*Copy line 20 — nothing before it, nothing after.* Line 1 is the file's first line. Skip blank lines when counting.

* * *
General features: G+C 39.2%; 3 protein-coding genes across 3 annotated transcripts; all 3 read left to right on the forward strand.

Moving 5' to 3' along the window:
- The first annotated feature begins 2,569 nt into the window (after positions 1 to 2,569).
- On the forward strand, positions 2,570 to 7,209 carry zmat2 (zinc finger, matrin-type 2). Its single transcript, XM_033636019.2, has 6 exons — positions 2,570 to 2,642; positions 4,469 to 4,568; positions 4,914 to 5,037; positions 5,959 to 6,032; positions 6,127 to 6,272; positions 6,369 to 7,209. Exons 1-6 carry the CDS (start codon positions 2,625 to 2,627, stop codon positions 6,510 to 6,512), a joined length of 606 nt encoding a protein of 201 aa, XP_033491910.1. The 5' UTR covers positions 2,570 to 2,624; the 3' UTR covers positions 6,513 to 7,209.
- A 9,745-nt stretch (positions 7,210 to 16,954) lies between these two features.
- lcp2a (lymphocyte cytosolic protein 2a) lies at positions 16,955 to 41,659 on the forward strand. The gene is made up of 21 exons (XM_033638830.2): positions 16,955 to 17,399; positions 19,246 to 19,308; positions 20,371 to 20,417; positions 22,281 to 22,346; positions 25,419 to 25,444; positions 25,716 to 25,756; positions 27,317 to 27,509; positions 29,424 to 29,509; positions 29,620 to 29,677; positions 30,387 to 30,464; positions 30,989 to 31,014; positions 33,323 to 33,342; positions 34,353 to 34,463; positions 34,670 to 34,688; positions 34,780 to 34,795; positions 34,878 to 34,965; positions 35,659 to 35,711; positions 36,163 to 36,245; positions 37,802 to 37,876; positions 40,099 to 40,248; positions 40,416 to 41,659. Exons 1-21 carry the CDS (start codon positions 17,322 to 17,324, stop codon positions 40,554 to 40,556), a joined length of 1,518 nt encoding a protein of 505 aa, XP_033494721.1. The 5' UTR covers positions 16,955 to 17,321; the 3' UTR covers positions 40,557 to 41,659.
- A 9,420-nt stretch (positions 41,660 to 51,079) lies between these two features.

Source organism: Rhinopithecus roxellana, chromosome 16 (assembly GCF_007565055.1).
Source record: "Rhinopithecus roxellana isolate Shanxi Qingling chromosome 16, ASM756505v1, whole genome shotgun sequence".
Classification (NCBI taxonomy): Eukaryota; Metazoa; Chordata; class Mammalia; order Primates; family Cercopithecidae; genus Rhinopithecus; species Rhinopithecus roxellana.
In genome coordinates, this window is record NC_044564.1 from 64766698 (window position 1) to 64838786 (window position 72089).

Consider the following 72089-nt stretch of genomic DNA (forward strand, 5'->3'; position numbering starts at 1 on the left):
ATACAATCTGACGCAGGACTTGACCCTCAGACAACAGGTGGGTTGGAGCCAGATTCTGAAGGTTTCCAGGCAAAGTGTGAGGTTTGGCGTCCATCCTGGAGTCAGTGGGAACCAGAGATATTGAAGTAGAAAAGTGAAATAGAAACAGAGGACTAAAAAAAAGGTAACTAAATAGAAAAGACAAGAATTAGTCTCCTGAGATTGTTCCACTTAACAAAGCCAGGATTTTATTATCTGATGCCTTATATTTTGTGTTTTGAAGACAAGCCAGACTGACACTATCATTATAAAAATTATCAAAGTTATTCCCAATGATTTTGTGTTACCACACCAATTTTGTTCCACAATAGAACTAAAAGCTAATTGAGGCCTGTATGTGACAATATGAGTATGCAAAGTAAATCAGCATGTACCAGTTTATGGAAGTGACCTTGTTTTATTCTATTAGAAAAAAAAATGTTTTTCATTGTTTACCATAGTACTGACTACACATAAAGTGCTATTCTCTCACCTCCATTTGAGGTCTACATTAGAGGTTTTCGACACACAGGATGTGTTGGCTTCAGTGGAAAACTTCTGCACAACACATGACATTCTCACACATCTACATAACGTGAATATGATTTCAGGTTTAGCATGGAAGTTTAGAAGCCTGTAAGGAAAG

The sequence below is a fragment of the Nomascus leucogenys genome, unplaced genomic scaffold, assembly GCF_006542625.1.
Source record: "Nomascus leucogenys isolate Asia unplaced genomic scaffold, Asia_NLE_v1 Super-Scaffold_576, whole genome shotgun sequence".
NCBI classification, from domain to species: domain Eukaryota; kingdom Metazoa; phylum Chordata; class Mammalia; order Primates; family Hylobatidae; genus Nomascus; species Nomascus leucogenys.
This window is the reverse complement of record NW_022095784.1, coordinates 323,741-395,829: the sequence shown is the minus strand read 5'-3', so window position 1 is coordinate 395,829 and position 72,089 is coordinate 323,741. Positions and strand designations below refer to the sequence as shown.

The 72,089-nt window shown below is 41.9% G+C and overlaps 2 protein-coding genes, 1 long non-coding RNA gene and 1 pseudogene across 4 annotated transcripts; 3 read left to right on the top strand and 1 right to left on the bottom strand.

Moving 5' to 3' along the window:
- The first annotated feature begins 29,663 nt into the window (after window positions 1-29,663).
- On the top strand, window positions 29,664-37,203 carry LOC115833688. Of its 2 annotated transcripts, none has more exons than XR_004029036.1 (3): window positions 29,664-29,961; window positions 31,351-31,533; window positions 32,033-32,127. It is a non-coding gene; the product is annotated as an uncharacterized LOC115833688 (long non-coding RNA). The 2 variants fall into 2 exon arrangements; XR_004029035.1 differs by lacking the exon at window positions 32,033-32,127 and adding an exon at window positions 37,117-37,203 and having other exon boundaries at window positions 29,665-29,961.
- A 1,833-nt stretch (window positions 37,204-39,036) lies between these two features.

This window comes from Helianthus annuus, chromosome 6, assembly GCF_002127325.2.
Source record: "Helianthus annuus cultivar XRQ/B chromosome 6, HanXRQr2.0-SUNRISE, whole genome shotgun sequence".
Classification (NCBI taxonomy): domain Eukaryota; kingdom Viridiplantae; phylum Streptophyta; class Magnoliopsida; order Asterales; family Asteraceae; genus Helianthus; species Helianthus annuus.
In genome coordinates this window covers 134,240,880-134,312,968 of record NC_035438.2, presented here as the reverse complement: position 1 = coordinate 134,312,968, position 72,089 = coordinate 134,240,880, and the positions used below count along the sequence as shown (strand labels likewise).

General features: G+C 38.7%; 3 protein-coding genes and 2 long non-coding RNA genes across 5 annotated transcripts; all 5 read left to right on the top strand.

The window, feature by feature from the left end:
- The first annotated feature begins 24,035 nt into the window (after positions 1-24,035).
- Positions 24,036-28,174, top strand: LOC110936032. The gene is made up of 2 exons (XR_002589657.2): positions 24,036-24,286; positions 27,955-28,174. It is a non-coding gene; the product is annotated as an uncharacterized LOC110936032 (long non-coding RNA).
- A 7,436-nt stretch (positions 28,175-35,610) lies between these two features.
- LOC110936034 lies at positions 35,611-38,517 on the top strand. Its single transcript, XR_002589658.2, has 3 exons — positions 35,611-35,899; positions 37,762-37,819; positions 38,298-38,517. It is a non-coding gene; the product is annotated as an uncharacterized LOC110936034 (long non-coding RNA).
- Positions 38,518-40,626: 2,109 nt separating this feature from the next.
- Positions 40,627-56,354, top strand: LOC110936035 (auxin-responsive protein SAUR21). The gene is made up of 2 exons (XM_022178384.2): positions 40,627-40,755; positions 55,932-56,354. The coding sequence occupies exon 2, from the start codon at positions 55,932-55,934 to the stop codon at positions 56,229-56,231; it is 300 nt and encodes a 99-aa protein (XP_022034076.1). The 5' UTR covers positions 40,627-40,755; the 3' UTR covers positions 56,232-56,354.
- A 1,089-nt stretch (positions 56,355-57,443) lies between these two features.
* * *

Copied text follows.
- The first annotated feature begins 29,663 nt into the window (after window positions 1-29,663).